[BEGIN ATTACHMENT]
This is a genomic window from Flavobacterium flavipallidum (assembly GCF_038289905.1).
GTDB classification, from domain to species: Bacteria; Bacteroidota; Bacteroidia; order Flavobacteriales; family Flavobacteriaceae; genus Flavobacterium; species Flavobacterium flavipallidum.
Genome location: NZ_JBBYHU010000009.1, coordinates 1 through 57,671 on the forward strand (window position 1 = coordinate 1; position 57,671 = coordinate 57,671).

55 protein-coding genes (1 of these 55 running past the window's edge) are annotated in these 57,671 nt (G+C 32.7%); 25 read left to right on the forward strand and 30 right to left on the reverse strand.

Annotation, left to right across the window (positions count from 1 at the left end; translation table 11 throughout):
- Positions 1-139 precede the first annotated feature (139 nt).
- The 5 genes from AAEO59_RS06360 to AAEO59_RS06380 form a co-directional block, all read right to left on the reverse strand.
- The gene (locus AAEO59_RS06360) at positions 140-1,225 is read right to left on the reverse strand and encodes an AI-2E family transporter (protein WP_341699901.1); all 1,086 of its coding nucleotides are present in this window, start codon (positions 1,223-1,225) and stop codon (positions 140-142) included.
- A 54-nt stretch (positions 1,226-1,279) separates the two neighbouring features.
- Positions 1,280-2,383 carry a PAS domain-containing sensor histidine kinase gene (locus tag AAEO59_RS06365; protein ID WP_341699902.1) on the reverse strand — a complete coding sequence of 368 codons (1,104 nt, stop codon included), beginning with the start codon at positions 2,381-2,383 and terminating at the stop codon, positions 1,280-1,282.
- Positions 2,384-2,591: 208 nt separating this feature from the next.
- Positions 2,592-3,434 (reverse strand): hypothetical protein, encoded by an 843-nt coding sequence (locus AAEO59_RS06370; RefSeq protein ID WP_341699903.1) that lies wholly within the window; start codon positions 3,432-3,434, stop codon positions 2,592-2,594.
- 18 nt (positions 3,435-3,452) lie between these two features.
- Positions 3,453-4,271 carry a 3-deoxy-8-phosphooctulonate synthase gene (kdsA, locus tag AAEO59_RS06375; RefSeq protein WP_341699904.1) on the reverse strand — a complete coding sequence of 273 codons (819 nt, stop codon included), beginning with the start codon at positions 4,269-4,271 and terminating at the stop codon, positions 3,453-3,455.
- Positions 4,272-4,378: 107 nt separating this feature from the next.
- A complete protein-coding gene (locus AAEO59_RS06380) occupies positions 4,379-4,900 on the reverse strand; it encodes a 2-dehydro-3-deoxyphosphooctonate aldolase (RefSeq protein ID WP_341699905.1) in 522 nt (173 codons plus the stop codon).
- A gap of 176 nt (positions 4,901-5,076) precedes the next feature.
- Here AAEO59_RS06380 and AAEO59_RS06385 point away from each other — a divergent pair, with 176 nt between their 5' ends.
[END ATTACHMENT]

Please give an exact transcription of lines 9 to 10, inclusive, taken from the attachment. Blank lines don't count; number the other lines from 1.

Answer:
- A 54-nt stretch (positions 1,226-1,279) separates the two neighbouring features.
- Positions 1,280-2,383 carry a PAS domain-containing sensor histidine kinase gene (locus tag AAEO59_RS06365; protein ID WP_341699902.1) on the reverse strand — a complete coding sequence of 368 codons (1,104 nt, stop codon included), beginning with the start codon at positions 2,381-2,383 and terminating at the stop codon, positions 1,280-1,282.